How To Reduce Crime In Your City

by : by Barbara Hall (courtesy of News Canada)

(NC)-During my term as Chair of the National Strategy on Community Safety and Crime Prevention, I have a visited cities in the United States, England and Belgium to discuss successful crime reduction strategies with local crime prevention officials. One thing that struck me was how similar their experiences were. In each city there was a serious crime problem, a focussed response and a substantial improvement in both the reality and the perception of safety.

Although there are no "one-size-fits-all" solutions, there are common elements at work, chief among them a willingness to involve the community in a meaningful way. As one Chief of Police observed, "I [used to think] that the police fought crime alone and that the community could only get in the way. Now we've got it right. We understand that in order to prevent crime and keep our community safe, we've got to involve the community as our partner."

Jack Calhoun, President and CEO of the U.S. National Crime Prevention Council has identified six factors that were present in successful American city programs, even though actual strategies differed. They are:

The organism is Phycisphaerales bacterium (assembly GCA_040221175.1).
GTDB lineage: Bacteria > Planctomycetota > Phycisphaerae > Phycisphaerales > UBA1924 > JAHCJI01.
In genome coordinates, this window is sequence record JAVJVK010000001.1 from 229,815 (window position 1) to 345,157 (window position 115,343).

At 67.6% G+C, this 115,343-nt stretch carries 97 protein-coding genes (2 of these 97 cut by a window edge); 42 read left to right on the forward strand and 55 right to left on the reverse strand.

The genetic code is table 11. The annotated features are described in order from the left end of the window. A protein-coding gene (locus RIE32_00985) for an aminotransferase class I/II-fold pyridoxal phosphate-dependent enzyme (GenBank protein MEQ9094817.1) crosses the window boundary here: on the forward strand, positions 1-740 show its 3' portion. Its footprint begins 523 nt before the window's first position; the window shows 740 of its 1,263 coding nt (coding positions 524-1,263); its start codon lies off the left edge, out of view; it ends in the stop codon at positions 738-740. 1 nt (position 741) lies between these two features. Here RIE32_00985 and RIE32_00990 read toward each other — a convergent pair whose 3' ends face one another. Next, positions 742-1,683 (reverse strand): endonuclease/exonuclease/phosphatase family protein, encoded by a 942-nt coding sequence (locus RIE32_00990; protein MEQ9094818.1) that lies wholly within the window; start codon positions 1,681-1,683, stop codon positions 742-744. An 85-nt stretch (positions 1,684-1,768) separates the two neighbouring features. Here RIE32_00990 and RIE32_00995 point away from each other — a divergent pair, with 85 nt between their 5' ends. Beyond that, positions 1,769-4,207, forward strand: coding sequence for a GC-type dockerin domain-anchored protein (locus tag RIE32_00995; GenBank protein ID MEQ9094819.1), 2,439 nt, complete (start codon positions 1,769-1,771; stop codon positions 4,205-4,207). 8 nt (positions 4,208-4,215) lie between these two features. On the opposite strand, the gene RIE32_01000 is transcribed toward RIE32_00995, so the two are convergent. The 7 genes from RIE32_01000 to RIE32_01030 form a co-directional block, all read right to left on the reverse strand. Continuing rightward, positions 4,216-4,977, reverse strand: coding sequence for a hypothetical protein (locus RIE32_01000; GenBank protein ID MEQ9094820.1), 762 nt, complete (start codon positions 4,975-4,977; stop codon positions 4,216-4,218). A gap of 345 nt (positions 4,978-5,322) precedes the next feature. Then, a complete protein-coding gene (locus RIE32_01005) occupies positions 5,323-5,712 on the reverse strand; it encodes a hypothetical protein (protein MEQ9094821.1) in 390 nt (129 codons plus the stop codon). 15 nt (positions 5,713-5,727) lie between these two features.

1. A belief that all key municipal entities must play a role in cutting crime and violence. Schools, businesses, municipal government and social services must all work together.

  2. The need to engage in specific, trackable actions. Cities need to have clear data on what the problems are, where they are and what's causing them. They need to know what's working and what isn't in order to use resources effectively.

  3. The courage to do business differently and to share power. Giving up "turf," while difficult, is essential to working together.

  4. A dual commitment to targeted enforcement and prevention - things like after school programs and mentoring. Law enforcement resources must be deployed consistently with broader crime prevention objectives.

  5. A commitment to the long term. This is a challenge when some offer instant solutions, but helping young people build better lives doesn't happen overnight.

  6. And, as Calhoun puts it, "Clear, passionate, hands-on commitment from the leading policy-makers, prime among them the Mayor and the Chief of Police."

Leadership; working together; identifying problems and then attacking them; measuring results; doing business differently; being tough on crime and equally tough on the causes of crime . . . these are the factors that we witness everyday in projects and communities throughout Canada. They produce positive changes here, just as they do in countries around the world.

For details on how Canadian towns and cities are working together to reduce and prevent crime, and how your community can get involved, visit

Barbara Hall, is Chair of Canada's National Strategy on Community Safety and Crime Prevention.